In trying to downplay the negative impacts, some alleged that the effects are not due to the GM crops per se, but to the herbicide regime, and hence can be somehow ‘managed’ away. However, the GM crops are inextricably linked with the proprietary herbicides they are engineered to tolerate, and it is the GMHT practice – the modified plant and the herbicide as a package – that has been damaging to the environment. Moreover, the FSEs’ herbicide regime was recommended by the GM seed companies, so presumably is realistic under commercial conditions.

Maize trials questionable
The effect of growing the third GMHT crop – maize – seemed to be positive, with higher weed density throughout the season, as well as higher late-season biomass and seed rain [4, 5]. This had a corresponding effect on invertebrates, with higher abundance on the soil surface, specifically of carabids [6], and more butterflies during some months [7]. There was greater plant cover and flowering in field margins of the GMHT field, but no butterfly differences were observed [8].

However, the apparent harmlessness of the GMHT maize is primarily accounted for by the relative toxicity of the herbicide atrazine used on most of the conventional maize, which resulted in lower weed densities. In contrast, the GMHT maize allowed farmers to spray with a different, albeit weaker, herbicide, leading to more weeds. Compared to the conventional, the biodiversity measurements in GMHT maize thus looked relatively good.

A week before the publication of the FSE results, the EU announced a ban on atrazine in agriculture. This means that atrazine would have to be phased out in Britain within 18 months and that it would probably be withdrawn from use before GM maize – if it mustered approval – was grown commercially. This effectively invalidates the maize trails, which no longer reflect the real conditions under which non-GM crops will be grown.

The researchers were only confident that their findings represent what would actually happen “unless the management regimes altered somewhat, for example if… atrazine was no longer allowed on maize crops…”. They acknowledged that the results might need to be ‘recalibrated’ and that extra field research might be needed to gather new data on whatever regime replaces atrazine in conventional maize.

But, there’s more to this story than has been alluded to by the media or admitted by the researchers (see “Cynical & dishonest science” in GM maize trials,

What next?
The Advisory Committee on Releases to the Environment (ACRE) will now consider the FSE results and advise the UK government on their implications. ACRE will likely suffer some well-deserved embarrassment, as it had blithely approved, in 1997, the GM oilseed rape tested in the FSEs, saying that it “did not pose a risk in terms of human health and environmental safety for the United Kingdom”. On their recommendation, the UK Government had agreed to marketing of the oilseed rape, but this was prevented because other European countries opposed it.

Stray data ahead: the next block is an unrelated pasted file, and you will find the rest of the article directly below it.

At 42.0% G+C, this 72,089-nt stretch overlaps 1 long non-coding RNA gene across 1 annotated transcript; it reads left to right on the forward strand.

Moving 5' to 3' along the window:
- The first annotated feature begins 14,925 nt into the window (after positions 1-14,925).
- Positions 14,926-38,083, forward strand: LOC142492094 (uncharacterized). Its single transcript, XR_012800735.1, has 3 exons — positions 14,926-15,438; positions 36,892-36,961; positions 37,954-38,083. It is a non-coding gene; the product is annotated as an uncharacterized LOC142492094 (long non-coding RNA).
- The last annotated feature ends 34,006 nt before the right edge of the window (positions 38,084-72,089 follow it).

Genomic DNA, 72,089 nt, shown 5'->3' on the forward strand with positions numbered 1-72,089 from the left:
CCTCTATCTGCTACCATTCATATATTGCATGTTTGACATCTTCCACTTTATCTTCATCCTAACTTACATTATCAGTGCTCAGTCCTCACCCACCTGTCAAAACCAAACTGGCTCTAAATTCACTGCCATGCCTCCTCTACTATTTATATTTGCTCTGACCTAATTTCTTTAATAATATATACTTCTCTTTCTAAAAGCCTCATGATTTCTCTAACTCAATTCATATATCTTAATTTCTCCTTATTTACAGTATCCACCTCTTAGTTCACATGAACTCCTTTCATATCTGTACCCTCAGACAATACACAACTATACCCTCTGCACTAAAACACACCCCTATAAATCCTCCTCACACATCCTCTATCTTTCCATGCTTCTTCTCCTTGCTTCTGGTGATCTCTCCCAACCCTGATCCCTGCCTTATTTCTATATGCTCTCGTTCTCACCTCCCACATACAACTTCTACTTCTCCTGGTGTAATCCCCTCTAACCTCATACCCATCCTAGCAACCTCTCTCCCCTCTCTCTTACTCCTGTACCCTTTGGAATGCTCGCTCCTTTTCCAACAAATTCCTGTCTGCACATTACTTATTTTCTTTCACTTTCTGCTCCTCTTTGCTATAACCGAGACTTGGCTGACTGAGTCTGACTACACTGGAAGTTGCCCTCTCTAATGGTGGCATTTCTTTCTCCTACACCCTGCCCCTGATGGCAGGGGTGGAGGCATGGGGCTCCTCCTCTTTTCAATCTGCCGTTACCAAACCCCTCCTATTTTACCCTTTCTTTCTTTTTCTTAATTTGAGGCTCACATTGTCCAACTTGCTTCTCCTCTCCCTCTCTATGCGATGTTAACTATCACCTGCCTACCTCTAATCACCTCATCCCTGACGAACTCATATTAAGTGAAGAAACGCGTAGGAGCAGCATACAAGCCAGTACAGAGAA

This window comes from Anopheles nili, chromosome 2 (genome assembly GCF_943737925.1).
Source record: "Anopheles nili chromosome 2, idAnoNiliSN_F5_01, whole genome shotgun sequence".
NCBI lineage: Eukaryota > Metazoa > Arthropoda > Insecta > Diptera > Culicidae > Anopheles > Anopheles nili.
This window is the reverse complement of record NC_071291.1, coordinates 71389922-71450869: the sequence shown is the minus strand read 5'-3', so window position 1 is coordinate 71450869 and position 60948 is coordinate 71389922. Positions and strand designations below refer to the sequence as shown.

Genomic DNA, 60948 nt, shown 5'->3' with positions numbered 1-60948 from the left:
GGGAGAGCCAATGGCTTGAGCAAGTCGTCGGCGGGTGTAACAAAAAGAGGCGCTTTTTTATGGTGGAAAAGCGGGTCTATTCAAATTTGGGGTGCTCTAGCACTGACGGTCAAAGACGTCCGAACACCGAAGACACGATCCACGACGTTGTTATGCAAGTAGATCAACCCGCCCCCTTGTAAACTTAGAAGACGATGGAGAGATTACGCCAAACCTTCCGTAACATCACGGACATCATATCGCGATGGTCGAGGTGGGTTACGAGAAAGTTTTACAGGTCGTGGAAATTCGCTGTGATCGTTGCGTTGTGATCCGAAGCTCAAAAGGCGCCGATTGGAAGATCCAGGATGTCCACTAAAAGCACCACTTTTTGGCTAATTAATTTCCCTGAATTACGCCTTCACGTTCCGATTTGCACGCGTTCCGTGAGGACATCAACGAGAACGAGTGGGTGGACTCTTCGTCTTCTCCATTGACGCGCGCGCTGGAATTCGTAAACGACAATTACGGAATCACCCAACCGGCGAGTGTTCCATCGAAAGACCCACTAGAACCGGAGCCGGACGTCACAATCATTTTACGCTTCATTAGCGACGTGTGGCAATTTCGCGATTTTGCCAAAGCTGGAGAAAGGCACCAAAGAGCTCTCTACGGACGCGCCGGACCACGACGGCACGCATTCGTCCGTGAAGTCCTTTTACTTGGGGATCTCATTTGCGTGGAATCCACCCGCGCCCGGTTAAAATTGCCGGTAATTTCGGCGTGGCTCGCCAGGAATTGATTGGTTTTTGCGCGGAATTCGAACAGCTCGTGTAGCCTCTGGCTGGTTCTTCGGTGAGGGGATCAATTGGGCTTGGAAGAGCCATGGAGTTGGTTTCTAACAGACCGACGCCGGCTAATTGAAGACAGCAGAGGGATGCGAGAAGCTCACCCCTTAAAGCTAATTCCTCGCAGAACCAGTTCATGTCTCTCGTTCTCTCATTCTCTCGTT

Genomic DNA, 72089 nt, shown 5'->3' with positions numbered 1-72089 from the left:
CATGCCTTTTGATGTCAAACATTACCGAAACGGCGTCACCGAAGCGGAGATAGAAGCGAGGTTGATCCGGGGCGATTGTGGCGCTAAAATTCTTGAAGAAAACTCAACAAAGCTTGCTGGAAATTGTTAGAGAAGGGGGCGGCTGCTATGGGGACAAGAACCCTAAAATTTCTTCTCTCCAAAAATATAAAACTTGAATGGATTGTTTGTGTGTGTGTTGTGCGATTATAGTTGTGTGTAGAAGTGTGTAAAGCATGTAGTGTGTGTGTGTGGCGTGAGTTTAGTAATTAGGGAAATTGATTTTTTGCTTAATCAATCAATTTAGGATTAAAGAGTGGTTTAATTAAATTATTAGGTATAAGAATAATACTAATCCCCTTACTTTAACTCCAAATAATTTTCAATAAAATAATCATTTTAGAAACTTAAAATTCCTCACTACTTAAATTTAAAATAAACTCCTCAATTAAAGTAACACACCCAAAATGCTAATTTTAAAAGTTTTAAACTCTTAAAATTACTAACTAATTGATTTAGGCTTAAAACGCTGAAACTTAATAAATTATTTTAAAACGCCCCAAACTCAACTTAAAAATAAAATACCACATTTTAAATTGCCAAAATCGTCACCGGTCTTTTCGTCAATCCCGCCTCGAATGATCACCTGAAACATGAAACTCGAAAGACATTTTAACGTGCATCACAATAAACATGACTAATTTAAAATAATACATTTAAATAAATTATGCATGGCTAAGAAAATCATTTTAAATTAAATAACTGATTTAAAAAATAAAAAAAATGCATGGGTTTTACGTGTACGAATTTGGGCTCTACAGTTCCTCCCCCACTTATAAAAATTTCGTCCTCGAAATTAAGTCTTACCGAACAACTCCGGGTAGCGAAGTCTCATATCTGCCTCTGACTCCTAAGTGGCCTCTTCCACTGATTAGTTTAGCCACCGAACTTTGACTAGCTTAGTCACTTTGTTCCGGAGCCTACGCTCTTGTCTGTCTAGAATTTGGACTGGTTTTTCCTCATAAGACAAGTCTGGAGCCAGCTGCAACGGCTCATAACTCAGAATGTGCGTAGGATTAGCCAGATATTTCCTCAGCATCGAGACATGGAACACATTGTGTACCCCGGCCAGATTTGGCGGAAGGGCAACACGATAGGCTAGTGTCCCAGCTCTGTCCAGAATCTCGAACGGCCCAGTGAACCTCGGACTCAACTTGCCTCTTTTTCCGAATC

If ACRE’s advice had been followed, farmers could have been growing this damaging crop for the last five years. It was only public opposition that forced more research on environmental effects.

And the public have made their opinion on GM crops clear. The GM Nation? debate found widespread unease about GM crops and scepticism about its benefits. An overwhelming 86% of the 37 000 people who responded said they would not be happy to eat GM food, and 54% said they never want to see GM crops grown in the UK.

Additionally, a report into the economics of GM crops by the Prime Minister’s Strategy Unit forecast found that the overall economic benefit to the UK, at least in the short term, was “likely to be limited”.

The GM Science Review report, flawed as it is, also failed to give blanket approval for GM crops and instead highlighted the gaps and uncertainties in our knowledge.

Moreover, while the FSEs showed up the damaging effects of GMHT crops, they were still narrow, and say nothing about impacts on human or animal health or agronomic performance. They also failed to ask any questions about the transgenic nature of the crops, choosing instead to focus only on a secondary effect, the impact of changing patterns of herbicide use. But neither did the FSEs compare the GMHT crops with ecologically-managed crops that use no herbicides, nor did they study effects on below-ground biodiversity (and thus soil fertility). They say nothing about gene flow, coexistence with other forms of agriculture and liability if anything goes wrong.

The UK government simply has no case for approving the commercial growing of GM crops.

The Farm Scale Evaluations of spring-sown genetically modified crops. A themed issue from Philosophical Transactions: Biological Sciences, Series B, Volume 358, Issue 1439, 29 November 2003:
1. L.G. Firbank, Introduction, 1777.